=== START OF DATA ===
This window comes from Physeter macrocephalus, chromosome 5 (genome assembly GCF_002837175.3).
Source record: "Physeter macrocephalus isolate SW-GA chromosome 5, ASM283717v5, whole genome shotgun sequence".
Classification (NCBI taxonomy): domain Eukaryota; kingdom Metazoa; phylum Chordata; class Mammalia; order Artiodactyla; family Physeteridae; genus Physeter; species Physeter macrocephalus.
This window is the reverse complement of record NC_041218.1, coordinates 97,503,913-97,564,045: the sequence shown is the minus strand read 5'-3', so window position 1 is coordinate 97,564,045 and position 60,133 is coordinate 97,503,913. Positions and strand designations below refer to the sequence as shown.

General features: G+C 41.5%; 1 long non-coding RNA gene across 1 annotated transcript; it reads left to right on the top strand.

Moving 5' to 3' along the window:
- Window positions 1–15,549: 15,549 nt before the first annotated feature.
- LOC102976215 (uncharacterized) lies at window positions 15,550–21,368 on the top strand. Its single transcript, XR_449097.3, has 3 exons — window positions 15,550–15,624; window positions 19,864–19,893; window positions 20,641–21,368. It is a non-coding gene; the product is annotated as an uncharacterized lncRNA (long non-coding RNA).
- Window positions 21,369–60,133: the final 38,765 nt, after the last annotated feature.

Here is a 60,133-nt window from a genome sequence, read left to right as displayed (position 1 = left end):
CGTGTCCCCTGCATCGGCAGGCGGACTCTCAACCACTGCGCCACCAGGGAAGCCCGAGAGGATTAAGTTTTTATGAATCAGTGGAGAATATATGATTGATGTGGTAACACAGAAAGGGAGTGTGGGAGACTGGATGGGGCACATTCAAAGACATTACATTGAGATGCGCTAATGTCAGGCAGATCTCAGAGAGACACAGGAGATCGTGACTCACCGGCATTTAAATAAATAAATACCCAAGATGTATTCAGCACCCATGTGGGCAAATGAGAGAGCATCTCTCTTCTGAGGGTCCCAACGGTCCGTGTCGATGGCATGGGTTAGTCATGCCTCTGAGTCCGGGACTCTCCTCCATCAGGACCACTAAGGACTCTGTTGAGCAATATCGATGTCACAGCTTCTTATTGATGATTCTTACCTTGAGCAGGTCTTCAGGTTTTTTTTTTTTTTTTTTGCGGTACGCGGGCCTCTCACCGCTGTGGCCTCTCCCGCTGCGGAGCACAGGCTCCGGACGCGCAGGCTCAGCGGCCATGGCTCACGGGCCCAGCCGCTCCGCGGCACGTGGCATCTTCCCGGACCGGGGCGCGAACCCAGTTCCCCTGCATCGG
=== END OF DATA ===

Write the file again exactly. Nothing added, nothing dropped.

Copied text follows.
This window comes from Physeter macrocephalus, chromosome 5 (genome assembly GCF_002837175.3).
Source record: "Physeter macrocephalus isolate SW-GA chromosome 5, ASM283717v5, whole genome shotgun sequence".
Classification (NCBI taxonomy): domain Eukaryota; kingdom Metazoa; phylum Chordata; class Mammalia; order Artiodactyla; family Physeteridae; genus Physeter; species Physeter macrocephalus.
This window is the reverse complement of record NC_041218.1, coordinates 97,503,913-97,564,045: the sequence shown is the minus strand read 5'-3', so window position 1 is coordinate 97,564,045 and position 60,133 is coordinate 97,503,913. Positions and strand designations below refer to the sequence as shown.

General features: G+C 41.5%; 1 long non-coding RNA gene across 1 annotated transcript; it reads left to right on the top strand.

Moving 5' to 3' along the window:
- Window positions 1–15,549: 15,549 nt before the first annotated feature.
- LOC102976215 (uncharacterized) lies at window positions 15,550–21,368 on the top strand. Its single transcript, XR_449097.3, has 3 exons — window positions 15,550–15,624; window positions 19,864–19,893; window positions 20,641–21,368. It is a non-coding gene; the product is annotated as an uncharacterized lncRNA (long non-coding RNA).
- Window positions 21,369–60,133: the final 38,765 nt, after the last annotated feature.

Here is a 60,133-nt window from a genome sequence, read left to right as displayed (position 1 = left end):
CGTGTCCCCTGCATCGGCAGGCGGACTCTCAACCACTGCGCCACCAGGGAAGCCCGAGAGGATTAAGTTTTTATGAATCAGTGGAGAATATATGATTGATGTGGTAACACAGAAAGGGAGTGTGGGAGACTGGATGGGGCACATTCAAAGACATTACATTGAGATGCGCTAATGTCAGGCAGATCTCAGAGAGACACAGGAGATCGTGACTCACCGGCATTTAAATAAATAAATACCCAAGATGTATTCAGCACCCATGTGGGCAAATGAGAGAGCATCTCTCTTCTGAGGGTCCCAACGGTCCGTGTCGATGGCATGGGTTAGTCATGCCTCTGAGTCCGGGACTCTCCTCCATCAGGACCACTAAGGACTCTGTTGAGCAATATCGATGTCACAGCTTCTTATTGATGATTCTTACCTTGAGCAGGTCTTCAGGTTTTTTTTTTTTTTTTTTGCGGTACGCGGGCCTCTCACCGCTGTGGCCTCTCCCGCTGCGGAGCACAGGCTCCGGACGCGCAGGCTCAGCGGCCATGGCTCACGGGCCCAGCCGCTCCGCGGCACGTGGCATCTTCCCGGACCGGGGCGCGAACCCAGTTCCCCTGCATCGG